In the enlightened place where I work, a yoga class is offered once a week. Not many people take advantage of it, partly because they don’t want to spend their lunch hour stretching around and maybe out of genuine disinterest. Today I decided to join the three or four enduring souls who show up week in and week out – I needed some winding down in preparation for a challenging meeting.

The older lady with bright red lipstick who taught the class had a soothing voice and, understandably, taught a mellow and fairly unchallenging sequence: after all, who wants to go back to their desks (or the kitchen?) sweaty and stinky? At the end, she came over to me and said “That was beautiful, you have been doing yoga for a long time”. I nodded and smiled politely.Her words stayed with me – what did she mean? That I was more flexible than everybody else in the room or that my poses were more precise? Or was my focus different? And what does it matter anyway? A yoga practice should be devoid of judgement and expectations. I have actually been giving it some thoughts recently because I think I hit a yoga wall.

Whenever I unfurl my mat, I still find joy and a body that differs every time in its needs and its performances. Over the course of the 15 years I have been practicing I have seen it change, become more flexible then lose some flexibility again. I have noticed aches and pains that weren’t there a few years ago, creakier joints. I studied with a great teacher and then wound up taking classes wherever I was or simply practicing at home. I practiced in fancy studios with the Lululemon crowd, in the open air in the jungle, at a Zen Center, at people’s homes, on remote beaches. I took instructions from famous and not so famous teachers, in disciplines ranging from Iyengar, Ashtanga, Anusara, Viniyoga and everything in between – I can jump for 90 minutes straight or I can explore 4 poses in the same time. You name it, I most likely tried it. I can smell a good teacher or a mediocre one in the first 60 seconds but I give everyone the benefit of the doubt and I will go along with it. I taught people, I learnt about the mechanics of the skeletal and muscular structures to prevent injuries in myself and others.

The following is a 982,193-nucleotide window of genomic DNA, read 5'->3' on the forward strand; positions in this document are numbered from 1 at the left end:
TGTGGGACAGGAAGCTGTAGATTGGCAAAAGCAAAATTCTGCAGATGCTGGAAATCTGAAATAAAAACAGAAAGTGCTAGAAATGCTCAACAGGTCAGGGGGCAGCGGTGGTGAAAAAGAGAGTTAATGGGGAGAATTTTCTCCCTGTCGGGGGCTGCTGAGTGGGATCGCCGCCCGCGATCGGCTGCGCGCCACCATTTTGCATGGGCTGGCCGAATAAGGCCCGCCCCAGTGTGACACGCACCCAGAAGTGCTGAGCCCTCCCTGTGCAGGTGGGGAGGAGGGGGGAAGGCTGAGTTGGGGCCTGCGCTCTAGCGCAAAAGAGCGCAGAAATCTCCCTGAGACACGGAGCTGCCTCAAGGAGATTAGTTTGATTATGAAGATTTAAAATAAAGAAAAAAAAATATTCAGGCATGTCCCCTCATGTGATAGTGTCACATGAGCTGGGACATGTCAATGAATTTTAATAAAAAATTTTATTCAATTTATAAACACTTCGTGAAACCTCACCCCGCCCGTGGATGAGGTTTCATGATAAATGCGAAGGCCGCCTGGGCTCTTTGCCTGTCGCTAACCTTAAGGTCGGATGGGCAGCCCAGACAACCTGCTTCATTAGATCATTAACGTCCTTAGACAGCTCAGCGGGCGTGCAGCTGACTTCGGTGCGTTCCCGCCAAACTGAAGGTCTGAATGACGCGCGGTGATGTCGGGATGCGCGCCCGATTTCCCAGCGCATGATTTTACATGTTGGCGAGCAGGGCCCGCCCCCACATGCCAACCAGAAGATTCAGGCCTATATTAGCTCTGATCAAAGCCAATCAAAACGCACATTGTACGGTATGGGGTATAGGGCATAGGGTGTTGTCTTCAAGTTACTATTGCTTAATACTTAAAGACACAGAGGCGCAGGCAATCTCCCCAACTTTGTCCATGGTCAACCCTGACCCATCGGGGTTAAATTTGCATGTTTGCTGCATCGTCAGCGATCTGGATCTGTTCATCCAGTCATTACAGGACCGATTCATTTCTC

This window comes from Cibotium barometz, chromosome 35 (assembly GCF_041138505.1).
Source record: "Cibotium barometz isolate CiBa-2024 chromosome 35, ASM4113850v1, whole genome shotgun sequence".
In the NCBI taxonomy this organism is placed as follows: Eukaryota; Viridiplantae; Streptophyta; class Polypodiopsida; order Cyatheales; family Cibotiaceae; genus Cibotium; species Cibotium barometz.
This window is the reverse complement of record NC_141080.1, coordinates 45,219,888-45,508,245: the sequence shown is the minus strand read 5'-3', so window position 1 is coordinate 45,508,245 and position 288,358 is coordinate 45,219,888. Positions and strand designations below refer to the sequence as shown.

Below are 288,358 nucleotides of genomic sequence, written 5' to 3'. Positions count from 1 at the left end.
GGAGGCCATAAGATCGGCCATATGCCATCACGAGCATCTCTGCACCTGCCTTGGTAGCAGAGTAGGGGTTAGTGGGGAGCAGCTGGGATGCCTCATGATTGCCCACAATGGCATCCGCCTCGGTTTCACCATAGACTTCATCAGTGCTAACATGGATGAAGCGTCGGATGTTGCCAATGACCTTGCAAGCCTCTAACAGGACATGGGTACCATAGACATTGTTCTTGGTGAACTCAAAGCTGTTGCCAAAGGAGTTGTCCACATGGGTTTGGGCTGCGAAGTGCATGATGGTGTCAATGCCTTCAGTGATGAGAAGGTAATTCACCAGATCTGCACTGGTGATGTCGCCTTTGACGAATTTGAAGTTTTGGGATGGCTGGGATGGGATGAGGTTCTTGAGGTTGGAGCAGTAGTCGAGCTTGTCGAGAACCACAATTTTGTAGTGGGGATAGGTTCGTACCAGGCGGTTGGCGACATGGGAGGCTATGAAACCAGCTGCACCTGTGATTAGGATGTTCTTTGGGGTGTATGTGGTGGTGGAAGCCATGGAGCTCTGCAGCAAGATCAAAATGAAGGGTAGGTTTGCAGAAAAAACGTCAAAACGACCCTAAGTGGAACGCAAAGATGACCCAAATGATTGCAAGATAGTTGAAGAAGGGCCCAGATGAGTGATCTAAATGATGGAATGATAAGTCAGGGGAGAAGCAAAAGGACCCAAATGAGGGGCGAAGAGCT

When you first embark on the long road to learning poses, sequences, meditation and breathing techniques, you are told that the principle behind mastering them is to be able to sit in meditation for long stretches of time. Conquering your body in order to conquer your mind. Yoga might have become just another fitness practice but that wasn’t the intention at its inception.

I have come to understand why. Intellectually such a precept always made sense but it was fun to walk into a class and twist myself in improbable poses and just enjoy a sense of well-being. It still is. There were at times challenging meditation classes that forced introspection and occasional breakthroughs – I still resort to breathing techniques to overcome fear, anxiety or just a chattering mind. But these days I feel like I hit a wall. What am I doing with all this at this point? A friend suggested I study with a true master. I thought about her words but I actually feel that whatever depth I needed to acquire from the practice is already there and, if anything, it’s the master in me that needs to uncover it. Didn’t the Buddha say that seeking can’t become an end in itself? (or something along those lines). There really is nothing to find – stillness of the mind, clarity of thought, purity of speech. In short, the ability to inhabit body and mind with ease and free of distractions and conflict. As we get older, I feel that our quest becomes more lonely maybe because our acquired wisdom and knowledge should equip us to become teachers ourselves. Isn’t that the natural order of things?


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Filed under aging, yoga

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